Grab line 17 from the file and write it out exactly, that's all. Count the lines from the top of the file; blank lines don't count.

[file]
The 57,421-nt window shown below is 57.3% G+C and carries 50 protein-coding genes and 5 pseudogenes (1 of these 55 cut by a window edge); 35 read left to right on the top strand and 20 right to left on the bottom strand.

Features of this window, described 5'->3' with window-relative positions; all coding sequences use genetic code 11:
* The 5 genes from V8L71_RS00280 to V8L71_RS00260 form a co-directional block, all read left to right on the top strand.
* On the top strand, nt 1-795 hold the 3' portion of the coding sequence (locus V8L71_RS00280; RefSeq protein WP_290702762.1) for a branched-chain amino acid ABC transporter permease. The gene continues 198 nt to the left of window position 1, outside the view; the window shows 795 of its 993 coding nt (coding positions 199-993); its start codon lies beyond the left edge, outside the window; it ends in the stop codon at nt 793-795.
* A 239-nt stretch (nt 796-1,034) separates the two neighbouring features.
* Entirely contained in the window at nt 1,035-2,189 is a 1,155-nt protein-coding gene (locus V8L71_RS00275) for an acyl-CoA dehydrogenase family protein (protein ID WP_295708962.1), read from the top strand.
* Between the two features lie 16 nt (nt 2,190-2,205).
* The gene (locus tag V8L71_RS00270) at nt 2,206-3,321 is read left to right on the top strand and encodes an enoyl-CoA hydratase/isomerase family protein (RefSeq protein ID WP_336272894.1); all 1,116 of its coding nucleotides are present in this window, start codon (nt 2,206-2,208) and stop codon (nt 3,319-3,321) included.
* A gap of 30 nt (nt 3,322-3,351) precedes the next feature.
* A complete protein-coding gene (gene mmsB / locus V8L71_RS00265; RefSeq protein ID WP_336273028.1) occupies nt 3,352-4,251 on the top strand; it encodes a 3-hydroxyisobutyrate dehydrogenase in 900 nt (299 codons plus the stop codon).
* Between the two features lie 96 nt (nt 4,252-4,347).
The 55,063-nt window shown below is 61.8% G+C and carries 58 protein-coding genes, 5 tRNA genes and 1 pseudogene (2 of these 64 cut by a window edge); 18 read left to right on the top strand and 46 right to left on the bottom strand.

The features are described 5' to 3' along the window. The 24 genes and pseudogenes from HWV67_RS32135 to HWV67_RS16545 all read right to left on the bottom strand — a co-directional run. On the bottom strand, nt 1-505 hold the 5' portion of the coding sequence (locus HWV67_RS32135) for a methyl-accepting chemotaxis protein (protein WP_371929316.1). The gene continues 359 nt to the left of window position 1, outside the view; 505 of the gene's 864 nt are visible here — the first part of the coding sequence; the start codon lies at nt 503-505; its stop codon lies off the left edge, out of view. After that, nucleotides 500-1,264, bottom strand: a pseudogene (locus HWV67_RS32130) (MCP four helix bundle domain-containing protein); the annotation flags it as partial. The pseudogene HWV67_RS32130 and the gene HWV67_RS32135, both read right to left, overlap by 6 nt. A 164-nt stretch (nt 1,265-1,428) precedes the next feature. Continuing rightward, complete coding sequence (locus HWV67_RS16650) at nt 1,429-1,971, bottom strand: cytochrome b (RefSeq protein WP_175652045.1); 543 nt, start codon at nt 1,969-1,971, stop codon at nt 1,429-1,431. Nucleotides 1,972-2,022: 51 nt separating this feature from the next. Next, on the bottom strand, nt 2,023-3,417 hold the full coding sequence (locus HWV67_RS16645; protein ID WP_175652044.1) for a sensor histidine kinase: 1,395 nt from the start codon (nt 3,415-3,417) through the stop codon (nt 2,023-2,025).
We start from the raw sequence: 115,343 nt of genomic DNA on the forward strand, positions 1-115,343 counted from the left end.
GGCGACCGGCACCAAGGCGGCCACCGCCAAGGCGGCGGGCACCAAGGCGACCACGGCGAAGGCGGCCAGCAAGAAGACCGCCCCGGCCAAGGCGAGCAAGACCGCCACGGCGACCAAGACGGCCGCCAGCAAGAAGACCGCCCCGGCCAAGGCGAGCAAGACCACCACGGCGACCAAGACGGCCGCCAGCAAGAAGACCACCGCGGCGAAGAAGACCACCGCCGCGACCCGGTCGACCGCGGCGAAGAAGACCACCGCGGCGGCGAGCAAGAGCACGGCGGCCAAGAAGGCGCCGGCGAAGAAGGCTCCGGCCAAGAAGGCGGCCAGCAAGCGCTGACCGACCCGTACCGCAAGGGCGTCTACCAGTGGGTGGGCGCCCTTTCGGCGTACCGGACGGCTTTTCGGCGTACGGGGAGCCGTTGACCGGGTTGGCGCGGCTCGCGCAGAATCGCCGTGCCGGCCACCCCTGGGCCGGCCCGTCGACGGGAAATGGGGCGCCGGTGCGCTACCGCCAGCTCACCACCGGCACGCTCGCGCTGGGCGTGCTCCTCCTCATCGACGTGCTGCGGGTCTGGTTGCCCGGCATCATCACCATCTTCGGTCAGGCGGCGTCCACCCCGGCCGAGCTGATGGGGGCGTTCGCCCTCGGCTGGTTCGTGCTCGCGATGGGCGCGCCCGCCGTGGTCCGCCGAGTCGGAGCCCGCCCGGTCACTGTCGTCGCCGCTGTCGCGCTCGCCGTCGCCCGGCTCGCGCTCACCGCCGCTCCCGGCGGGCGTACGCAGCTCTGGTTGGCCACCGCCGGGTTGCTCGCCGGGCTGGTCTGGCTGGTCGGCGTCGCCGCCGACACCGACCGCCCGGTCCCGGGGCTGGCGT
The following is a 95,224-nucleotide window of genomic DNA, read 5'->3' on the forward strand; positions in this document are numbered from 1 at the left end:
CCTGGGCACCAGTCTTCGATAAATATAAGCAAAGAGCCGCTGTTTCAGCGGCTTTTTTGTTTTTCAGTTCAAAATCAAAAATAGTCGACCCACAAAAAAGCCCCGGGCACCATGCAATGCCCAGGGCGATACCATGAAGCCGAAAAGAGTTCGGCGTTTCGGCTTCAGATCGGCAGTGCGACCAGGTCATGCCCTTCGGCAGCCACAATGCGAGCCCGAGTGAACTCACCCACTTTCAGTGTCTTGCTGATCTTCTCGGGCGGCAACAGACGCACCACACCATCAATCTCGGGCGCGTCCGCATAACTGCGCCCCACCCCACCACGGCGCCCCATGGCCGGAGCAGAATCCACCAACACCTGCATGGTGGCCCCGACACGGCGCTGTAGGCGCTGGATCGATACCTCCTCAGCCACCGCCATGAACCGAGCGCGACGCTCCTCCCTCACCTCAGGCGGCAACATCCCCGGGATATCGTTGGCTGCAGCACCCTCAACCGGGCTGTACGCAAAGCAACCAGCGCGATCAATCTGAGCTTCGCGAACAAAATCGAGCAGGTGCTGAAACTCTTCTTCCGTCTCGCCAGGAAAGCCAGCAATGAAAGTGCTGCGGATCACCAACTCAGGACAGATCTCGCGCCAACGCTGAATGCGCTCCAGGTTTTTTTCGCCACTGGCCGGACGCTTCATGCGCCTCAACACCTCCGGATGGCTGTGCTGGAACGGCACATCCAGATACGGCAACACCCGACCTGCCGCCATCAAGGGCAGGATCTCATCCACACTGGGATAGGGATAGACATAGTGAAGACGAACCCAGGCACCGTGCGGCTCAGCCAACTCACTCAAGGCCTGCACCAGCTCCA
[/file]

CCTGGGCACCAGTCTTCGATAAATATAAGCAAAGAGCCGCTGTTTCAGCGGCTTTTTTGTTTTTCAGTTCAAAATCAAAAATAGTCGACCCACAAAAAAGCCCCGGGCACCATGCAATGCCCAGGGCGATACCATGAAGCCGAAAAGAGTTCGGCGTTTCGGCTTCAGATCGGCAGTGCGACCAGGTCATGCCCTTCGGCAGCCACAATGCGAGCCCGAGTGAACTCACCCACTTTCAGTGTCTTGCTGATCTTCTCGGGCGGCAACAGACGCACCACACCATCAATCTCGGGCGCGTCCGCATAACTGCGCCCCACCCCACCACGGCGCCCCATGGCCGGAGCAGAATCCACCAACACCTGCATGGTGGCCCCGACACGGCGCTGTAGGCGCTGGATCGATACCTCCTCAGCCACCGCCATGAACCGAGCGCGACGCTCCTCCCTCACCTCAGGCGGCAACATCCCCGGGATATCGTTGGCTGCAGCACCCTCAACCGGGCTGTACGCAAAGCAACCAGCGCGATCAATCTGAGCTTCGCGAACAAAATCGAGCAGGTGCTGAAACTCTTCTTCCGTCTCGCCAGGAAAGCCAGCAATGAAAGTGCTGCGGATCACCAACTCAGGACAGATCTCGCGCCAACGCTGAATGCGCTCCAGGTTTTTTTCGCCACTGGCCGGACGCTTCATGCGCCTCAACACCTCCGGATGGCTGTGCTGGAACGGCACATCCAGATACGGCAACACCCGACCTGCCGCCATCAAGGGCAGGATCTCATCCACACTGGGATAGGGATAGACATAGTGAAGACGAACCCAGGCACCGTGCGGCTCAGCCAACTCACTCAAGGCCTGCACCAGCTCCA